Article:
Recently, Stephen Colbert lampooned gadgets that track what you drink and other seemingly inane metrics. But the trend may have just found its ideal market. The Chinese search giant Baidu just introduced a pair of "smart chopsticks" designed to alert users to the presence of "gutter oil", or the illegal use of oil dredged up unsavoury places.
The utensils are called Baidu Kuaisou, and according to the Wall Street Journal, they can detect "oils containing unsanitary levels of contamination". The product was hyped today at Baidu's annual conference in Beijing, alongside a Google Glass-like product called Baidu Eye. But Kuaisuo, like the recently-introduced Vessyl smart cup, reportedly uses a series of sensors to determine metrics like oil quality, temperature, PH levels, and even calories, then transmits that information to an app. A tiny blue LED at the tip of the chopsticks would give you an on-sight reading.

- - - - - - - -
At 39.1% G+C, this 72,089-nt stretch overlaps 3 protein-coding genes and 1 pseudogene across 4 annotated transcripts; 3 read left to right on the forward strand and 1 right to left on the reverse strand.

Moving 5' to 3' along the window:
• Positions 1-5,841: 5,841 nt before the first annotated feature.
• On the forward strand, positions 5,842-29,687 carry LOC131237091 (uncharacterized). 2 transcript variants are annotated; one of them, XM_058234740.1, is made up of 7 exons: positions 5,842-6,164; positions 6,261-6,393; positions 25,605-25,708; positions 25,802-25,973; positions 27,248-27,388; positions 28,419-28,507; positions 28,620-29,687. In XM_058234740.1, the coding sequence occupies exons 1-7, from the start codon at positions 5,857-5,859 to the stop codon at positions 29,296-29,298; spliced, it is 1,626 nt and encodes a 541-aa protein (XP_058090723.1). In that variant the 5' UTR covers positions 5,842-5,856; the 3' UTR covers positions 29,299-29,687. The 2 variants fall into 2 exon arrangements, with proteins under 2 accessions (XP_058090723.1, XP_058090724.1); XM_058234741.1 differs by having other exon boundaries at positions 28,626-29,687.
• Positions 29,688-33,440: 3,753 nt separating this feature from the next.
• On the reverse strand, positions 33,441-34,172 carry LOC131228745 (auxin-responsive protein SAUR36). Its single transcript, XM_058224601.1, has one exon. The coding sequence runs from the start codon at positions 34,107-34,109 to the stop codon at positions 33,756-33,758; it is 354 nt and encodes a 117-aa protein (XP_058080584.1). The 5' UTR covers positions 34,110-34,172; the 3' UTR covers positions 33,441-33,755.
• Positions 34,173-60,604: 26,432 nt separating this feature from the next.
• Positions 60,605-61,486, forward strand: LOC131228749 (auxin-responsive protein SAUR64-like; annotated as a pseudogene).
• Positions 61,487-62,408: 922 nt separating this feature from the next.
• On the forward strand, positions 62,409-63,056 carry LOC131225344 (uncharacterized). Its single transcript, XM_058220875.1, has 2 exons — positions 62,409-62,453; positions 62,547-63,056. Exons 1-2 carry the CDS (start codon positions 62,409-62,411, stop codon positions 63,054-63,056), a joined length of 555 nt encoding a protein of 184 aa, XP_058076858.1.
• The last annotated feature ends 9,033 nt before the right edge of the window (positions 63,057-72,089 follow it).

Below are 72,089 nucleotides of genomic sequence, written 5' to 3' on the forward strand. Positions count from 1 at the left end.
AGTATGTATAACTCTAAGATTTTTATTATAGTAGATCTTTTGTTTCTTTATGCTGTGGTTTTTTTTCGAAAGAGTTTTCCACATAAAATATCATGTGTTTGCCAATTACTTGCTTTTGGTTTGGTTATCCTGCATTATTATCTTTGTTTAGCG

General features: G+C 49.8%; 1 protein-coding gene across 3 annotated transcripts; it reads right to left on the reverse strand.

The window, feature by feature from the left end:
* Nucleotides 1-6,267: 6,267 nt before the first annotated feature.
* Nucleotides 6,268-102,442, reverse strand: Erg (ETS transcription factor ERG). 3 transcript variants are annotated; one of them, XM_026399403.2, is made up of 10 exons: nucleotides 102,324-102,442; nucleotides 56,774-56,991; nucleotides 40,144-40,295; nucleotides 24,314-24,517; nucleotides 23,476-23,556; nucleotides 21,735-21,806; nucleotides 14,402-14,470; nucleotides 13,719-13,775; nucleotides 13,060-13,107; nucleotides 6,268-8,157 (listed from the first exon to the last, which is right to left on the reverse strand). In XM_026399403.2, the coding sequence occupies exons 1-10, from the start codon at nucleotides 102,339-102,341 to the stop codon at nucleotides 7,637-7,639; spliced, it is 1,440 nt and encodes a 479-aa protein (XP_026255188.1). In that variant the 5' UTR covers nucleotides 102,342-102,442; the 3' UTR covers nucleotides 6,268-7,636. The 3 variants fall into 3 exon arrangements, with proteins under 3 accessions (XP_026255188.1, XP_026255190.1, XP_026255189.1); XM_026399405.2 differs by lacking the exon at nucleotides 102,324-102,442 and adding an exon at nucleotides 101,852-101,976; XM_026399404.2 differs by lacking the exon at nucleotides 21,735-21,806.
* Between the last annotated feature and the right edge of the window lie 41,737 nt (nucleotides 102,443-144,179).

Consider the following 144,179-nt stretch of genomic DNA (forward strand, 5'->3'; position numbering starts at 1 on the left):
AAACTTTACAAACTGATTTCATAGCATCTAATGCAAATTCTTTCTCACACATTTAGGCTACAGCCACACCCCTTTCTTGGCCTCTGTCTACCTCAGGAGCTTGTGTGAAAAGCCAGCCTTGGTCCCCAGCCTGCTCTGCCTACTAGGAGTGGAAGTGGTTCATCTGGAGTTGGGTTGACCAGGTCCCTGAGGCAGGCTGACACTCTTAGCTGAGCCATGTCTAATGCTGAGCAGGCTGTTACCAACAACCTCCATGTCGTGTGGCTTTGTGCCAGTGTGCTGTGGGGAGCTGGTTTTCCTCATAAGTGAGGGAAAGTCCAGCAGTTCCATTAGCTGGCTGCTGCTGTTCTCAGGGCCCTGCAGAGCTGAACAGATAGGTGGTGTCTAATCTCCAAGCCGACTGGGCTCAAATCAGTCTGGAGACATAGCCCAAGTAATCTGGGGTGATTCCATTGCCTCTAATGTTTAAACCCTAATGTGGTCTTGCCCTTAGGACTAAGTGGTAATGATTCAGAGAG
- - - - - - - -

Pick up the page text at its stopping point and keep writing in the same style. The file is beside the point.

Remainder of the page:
Pricing and availability is yet to come, in a manner befitting what could very likely be vaporware. But that it's even an idea of a product does reflect growing concerns in China about food safety. Gutter oil, in particular, is a disturbing trend. If you're unfamiliar with it (and have a strong stomach), check out this video about how the oil is processed. It's often dredged from sewers or garbage disposals, and then processed and sold to restaurants and even pharmaceutical companies, after which it gets passed along to unwitting consumers, who are put at serious risk from the toxic stuff. If it takes a pair of future-chopsticks to help discourage the practice, that's just as well. [Wall Street Journal]